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UBC Theses and Dissertations

Regulation of intestinal inflammation by CD45 Samarakoon, Asanga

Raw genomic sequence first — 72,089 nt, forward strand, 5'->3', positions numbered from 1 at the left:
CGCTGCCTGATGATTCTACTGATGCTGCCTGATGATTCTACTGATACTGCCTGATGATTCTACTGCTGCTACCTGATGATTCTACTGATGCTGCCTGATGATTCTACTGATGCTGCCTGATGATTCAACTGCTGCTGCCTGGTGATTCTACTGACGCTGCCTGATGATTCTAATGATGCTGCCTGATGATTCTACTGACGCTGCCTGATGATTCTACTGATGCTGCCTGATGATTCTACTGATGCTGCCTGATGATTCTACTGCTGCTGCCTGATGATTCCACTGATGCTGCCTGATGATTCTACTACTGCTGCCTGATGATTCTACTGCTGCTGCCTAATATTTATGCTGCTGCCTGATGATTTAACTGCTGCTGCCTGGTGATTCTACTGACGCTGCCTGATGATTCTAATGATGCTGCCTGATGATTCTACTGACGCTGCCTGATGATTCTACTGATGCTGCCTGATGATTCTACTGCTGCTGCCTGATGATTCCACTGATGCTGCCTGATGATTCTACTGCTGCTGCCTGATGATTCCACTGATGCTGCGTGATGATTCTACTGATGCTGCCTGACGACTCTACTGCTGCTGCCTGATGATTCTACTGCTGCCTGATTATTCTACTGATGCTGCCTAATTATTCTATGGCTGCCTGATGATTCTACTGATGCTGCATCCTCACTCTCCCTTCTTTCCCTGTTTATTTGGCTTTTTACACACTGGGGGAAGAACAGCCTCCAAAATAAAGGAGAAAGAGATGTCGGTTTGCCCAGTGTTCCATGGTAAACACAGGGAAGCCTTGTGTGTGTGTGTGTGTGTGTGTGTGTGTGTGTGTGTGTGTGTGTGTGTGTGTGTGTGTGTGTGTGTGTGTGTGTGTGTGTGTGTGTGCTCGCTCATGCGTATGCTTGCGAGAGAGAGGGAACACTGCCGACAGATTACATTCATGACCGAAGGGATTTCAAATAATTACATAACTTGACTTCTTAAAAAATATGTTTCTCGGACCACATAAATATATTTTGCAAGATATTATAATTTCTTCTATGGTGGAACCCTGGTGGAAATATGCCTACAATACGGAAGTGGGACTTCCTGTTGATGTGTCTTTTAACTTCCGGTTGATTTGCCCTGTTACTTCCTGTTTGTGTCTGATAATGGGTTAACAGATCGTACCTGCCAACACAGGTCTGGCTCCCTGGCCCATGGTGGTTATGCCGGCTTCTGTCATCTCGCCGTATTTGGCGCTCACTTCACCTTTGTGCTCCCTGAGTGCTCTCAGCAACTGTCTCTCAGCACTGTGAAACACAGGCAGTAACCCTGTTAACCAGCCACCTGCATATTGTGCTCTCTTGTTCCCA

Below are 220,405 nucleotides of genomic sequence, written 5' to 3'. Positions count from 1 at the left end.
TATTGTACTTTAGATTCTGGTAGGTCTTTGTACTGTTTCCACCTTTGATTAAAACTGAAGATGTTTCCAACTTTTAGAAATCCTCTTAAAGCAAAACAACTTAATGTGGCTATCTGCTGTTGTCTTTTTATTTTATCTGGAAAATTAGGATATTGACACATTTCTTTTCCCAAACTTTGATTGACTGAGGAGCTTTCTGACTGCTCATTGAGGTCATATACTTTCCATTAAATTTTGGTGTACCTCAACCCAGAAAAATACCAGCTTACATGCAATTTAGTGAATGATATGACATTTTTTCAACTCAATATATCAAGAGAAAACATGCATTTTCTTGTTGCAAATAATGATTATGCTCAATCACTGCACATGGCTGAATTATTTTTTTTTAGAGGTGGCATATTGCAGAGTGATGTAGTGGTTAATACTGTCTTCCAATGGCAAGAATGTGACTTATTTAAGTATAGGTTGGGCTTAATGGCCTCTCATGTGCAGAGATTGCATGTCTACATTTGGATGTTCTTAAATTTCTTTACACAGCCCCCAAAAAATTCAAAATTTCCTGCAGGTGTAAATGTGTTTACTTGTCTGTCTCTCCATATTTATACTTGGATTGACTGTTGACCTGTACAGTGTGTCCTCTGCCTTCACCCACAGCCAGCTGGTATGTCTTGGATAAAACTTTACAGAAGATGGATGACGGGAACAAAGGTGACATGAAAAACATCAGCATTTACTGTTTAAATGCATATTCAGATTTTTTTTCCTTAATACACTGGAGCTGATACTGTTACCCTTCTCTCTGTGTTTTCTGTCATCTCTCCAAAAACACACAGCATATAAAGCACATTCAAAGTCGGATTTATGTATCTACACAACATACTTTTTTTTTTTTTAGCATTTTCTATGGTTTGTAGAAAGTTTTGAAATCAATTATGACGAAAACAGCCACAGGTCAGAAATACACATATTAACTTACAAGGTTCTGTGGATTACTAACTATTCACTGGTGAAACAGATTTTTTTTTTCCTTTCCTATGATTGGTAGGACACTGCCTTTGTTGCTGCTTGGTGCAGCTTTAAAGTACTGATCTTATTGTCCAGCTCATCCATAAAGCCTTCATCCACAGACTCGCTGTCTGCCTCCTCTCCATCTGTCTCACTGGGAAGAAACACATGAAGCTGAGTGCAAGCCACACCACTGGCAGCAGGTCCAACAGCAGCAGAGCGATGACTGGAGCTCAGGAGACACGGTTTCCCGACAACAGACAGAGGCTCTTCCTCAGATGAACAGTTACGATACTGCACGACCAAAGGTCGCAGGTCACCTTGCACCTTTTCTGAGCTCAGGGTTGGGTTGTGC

Factors secreted by intestinal immune cells such as retinoic acid and cytokines are crucial in maintaining homeostasis in the gut. Dysregulation in the secretion of these factors can lead to inflammation and development of colitis. CD45 is a leukocyte specific tyrosine phosphatase important for T cell development and antigen receptor signaling. Here, I show that upon DSS-induced colitis, CD45-/- mice unexpectedly have significant numbers of T cells in their colon and exhibit more severe colitis. This was attributed to increased expression of the gut homing molecule, α4β7 and increased production of IFNγ and IL17A by the CD45-/- T cells. However, in the absence of adaptive immunity, CD45 is required for optimal intestinal innate immune responses. CD45-/- innate lymphoid cells had decreased IL-22 and GM-CSF production and CD45-/- myeloid cells have lower retinoic acid production. This led to less severe colitis when CD45 ⁺/⁺ T cells were transferred into CD45RAG-/- mice as it led to reduced expression of gut homing molecules and reduced homing of T cells to the colon. This defect was corrected by the addition of GM-CSF, which restored retinoic acid production. Induction of colitis by the transfer of naïve T cells into RAG-/- and CD45RAG-/- mice delayed the development of systemic disease in CD45RAG-/- mice, but led to comparable intestinal inflammation at the RAG-/- weight loss endpoint and significantly greater inflammation at the CD45RAG-/- endpoint, corresponding with increased CD45-/- myeloid cells in the colon. Since there was no difference in Foxp3+ regulatory T cells systemically, other options of inhibition of systemic inflammation in CD45RAG-/- mice were explored. CD45RAG-/- mice had increased CD71+TER119+ erythroid cells in the spleen prior to and post colitis induction and failed to downregulate erythroid progenitors upon T cell induced colitis. These suppressive erythroid cells may contribute to the delayed systemic inflammation in these mice. Overall, these results show novel roles for CD45 in the regulation of innate and adaptive immune cell cytokine production, as well as in erythrocyte maturation.

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